Next week it will be six months since I taught my last lesson. That sounds a bit like an AA introduction doesn’t it?
“Hi my name is Zoe.”
“It has been six months since my last lesson.”
And then you all clap. I think. I’ve never been to AA but I’ve seen films.
Last year my resignation letter caused far more drama than I’d anticipated. I wrote it on a Saturday night whilst babysitting my nephew (he was only 18 months old at the time and asleep – I wasn’t just ignoring him for the whole evening.) It had been in my drafts since I’d told my head teacher I was leaving in the January (much to the disappointment of one breakfast TV show that rang to ask if I’d like to resign live on air – no I bloody don’t.) I posted it at about midnight and went to bed. The following morning I woke up to nine missed calls, a flurry emails and an invitation to go on BBC Breakfast the next day. By the time I got hold of my Head of school he told me he’d already read the post because a member of his family had shared it on Facebook. The week that followed was surreal and hugely overwhelming: from press turning up on my Mum’s doorstep, to supportive phone calls from the wonderful Kevin Courtney and Martin Ellis-Hall.
Anyway. Now I’ve left. I didn’t have much time to process that over the summer as we were finishing the preparations for our wedding. Then we took 10 weeks to channel our inner-Palin and circumnavigate the globe and now we’re now settled into our new life in Amsterdam pursuing careers in writing.
An entire term has passed by without me entering a school. Do I miss it? Yes. I miss the teaching. Those sacred hours between 9am and 3pm when it was just me with my class hammering out how to multiply fractions, reading endlessly and learning about the world. I miss seeing children succeed and make progress, not always in neat, measurable steps, but progress nonetheless. I miss finding new ways to challenge my pupils, researching new ideas and trying them out. I miss laughing with (ok sometimes at) my class every single day.
I miss the colleagues: teachers are some of the smartest, funniest and most interesting people I’ve ever met and our colleagues from the six schools we’ve worked in made up over 70% of our wedding guests and remain our dear friends. I miss the sense of community and camaraderie that comes from working in a school.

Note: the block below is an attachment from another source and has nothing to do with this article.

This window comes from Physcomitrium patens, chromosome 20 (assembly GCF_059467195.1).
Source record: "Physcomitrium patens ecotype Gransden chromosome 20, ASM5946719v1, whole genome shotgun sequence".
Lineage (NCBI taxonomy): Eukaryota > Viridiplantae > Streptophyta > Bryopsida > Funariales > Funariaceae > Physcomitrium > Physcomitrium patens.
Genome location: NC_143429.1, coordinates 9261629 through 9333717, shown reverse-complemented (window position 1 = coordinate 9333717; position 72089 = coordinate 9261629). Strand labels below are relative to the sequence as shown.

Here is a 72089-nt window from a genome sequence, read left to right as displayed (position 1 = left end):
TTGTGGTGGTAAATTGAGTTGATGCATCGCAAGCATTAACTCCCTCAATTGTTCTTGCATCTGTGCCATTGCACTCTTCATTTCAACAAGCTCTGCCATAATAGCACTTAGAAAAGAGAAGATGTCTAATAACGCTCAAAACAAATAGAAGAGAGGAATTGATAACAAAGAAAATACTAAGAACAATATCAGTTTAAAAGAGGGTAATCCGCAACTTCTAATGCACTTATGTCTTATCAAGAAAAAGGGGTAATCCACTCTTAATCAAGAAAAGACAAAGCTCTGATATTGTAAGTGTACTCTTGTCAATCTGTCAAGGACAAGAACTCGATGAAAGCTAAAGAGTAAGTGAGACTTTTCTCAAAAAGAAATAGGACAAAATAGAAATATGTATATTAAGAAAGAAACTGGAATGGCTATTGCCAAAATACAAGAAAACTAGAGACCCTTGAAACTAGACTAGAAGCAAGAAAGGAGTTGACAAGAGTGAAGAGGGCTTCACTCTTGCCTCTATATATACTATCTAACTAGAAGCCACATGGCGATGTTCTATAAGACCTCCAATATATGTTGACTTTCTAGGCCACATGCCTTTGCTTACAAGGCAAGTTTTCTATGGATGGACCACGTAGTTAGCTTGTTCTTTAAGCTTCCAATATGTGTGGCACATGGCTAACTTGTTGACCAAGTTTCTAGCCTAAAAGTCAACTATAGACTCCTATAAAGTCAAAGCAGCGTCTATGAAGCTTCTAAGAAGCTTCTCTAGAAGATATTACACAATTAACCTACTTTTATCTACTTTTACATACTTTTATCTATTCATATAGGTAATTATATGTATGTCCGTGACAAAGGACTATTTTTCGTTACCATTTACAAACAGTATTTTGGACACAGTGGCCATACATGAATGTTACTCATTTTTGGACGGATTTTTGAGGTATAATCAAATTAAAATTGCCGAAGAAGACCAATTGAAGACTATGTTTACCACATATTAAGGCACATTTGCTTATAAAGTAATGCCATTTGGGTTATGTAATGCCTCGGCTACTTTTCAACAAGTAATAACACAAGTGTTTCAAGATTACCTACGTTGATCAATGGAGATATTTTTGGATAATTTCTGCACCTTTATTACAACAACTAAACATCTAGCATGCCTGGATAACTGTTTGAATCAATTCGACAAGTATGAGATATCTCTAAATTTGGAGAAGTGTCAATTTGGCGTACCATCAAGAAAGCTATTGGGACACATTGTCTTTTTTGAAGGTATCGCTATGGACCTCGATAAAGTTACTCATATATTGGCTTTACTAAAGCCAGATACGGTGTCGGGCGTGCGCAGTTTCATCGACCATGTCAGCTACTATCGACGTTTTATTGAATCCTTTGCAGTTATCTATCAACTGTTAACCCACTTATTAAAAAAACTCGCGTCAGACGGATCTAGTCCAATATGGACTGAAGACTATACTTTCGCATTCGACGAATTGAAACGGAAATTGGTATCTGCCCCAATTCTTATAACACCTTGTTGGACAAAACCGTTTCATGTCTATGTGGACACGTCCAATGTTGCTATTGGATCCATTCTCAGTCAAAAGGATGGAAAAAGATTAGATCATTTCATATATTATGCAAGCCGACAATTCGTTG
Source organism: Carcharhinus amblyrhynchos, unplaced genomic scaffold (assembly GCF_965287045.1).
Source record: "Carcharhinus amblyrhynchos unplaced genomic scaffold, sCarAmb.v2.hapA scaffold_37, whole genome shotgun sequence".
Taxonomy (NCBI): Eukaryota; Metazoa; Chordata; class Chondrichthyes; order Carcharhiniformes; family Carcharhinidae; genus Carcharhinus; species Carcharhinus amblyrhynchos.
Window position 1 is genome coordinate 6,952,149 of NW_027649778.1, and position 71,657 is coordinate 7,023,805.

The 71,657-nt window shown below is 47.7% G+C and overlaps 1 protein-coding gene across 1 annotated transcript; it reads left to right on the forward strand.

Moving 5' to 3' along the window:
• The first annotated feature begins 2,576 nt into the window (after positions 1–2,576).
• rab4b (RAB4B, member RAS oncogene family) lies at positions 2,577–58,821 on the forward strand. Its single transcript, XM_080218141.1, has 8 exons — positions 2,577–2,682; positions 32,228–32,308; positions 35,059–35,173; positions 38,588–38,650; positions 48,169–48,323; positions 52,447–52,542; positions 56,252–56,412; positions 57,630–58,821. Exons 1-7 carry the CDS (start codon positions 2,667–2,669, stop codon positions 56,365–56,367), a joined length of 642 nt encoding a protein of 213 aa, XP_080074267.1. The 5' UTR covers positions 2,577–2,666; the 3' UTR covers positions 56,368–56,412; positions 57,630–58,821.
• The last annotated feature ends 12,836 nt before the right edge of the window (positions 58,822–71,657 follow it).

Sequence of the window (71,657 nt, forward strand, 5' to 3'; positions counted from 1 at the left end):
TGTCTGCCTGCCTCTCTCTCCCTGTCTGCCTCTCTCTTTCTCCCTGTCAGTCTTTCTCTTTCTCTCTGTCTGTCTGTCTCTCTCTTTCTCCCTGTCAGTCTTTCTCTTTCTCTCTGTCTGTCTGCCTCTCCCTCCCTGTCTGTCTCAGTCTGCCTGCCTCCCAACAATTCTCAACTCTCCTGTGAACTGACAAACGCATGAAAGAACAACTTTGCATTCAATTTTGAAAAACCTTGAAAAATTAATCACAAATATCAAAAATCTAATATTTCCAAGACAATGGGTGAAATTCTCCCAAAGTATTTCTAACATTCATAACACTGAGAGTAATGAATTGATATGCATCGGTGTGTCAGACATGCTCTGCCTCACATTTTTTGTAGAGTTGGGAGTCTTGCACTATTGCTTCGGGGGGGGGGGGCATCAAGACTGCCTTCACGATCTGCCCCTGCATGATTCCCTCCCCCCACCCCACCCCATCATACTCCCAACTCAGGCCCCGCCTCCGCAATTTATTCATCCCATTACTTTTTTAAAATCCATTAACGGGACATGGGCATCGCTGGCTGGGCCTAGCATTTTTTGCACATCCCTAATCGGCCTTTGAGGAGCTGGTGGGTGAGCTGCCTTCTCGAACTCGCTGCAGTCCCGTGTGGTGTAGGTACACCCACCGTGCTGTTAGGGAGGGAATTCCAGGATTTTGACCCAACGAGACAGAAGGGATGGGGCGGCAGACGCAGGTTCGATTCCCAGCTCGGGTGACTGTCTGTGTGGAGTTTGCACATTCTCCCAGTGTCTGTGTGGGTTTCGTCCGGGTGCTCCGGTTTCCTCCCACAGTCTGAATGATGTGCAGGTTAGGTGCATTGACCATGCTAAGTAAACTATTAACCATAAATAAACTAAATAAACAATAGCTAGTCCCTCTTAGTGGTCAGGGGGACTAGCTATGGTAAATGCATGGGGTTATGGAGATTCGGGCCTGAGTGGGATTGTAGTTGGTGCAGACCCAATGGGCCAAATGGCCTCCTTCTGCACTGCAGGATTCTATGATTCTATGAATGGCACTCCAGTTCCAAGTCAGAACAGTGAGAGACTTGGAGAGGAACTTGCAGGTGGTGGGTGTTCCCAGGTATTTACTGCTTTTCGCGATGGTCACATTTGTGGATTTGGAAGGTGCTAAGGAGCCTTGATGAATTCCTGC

I don’t miss how much of my life I had to sacrifice to do the job well. I don’t miss: leaving the house before 7am, working until 7pm, working some more at weekends, inputting data, analysing data, feeling guilty about the data. Worrying about the results, worrying about forced academisation and worrying about Ofsted. I don’t miss the fear. The fear that’s felt by both my head teacher friends and my NQT friends. Fear of being caught out, or of failing – because there is no time to fail any more. A head teacher cannot have a bad set of results and an NQT cannot have a bad lesson observation without questions being asked. I appreciate this isn’t true of every school. I was part of a new SLT who were hired to help improve an “RI school” – which let’s face it was never going to be a straightforward job but it isn’t just RI schools feeling the fear. I don’t miss the frustration at having to tell parents of able writers that, because their child hadn’t used what the DfE call exclamation sentences, they were not meeting national expectations. Actually whilst we’re on it – I don’t miss the DfE at all.
I now have two things I never have as a teacher: time and energy. I exercise every day. There are some incredible people that can do that as well as work a 60 hour week but I was never one of them. I have time to speak to my husband – as in properly speak to him for hours. He’s one of my favourite people in the whole world but when we were both senior leaders we’d stagger through the weeks barely acknowledging one another, sleep and drink through the weekends and repeat. Now we have time to visit new places, go and see exhibitions, I even stay awake when we go to the cinema. I’m not too tired to answer the phone. The number of phone calls I didn’t answer simply because I couldn’t face talking. Not talking to that person just talking in general. I really noticed it this Christmas. In the past the Christmas holidays were a lighthouse in a rough sea that called to me throughout that long autumn term. It was a time to recover and recharge. This year I relaxed and took three days off from responding to emails etc… and I actually had enough energy to get out and see people. I was present for entire conversations and not thinking about work.
We have one life and I am determined not to spend mine working 60 hours a week for 40 years. I just can’t. Not because I’m afraid of hard work – I got my first job at 14, held down two jobs whilst studying at University, helped set up a business in my year out and then went into teaching. I am happy to work hard but I will no longer sacrifice my relationships with my friends and family, my health and my wellbeing for my career – no matter how worthy or noble the profession. Life is too short to only work.
I’m sure there are plenty of people reading this thinking, “What a load of crap – teaching doesn’t have to be like that and it isn’t at my school.” And that’s great. But it was very much my experience. The hours and energy it required were just not sustainable long term.
But I do miss it. And if the time or school came along where I could do the job well on a 40-45 hour week and if we ever get past this high-stakes testing and schools being judged on their ability to jump over an ever-raising bar then yeah, I’d be back.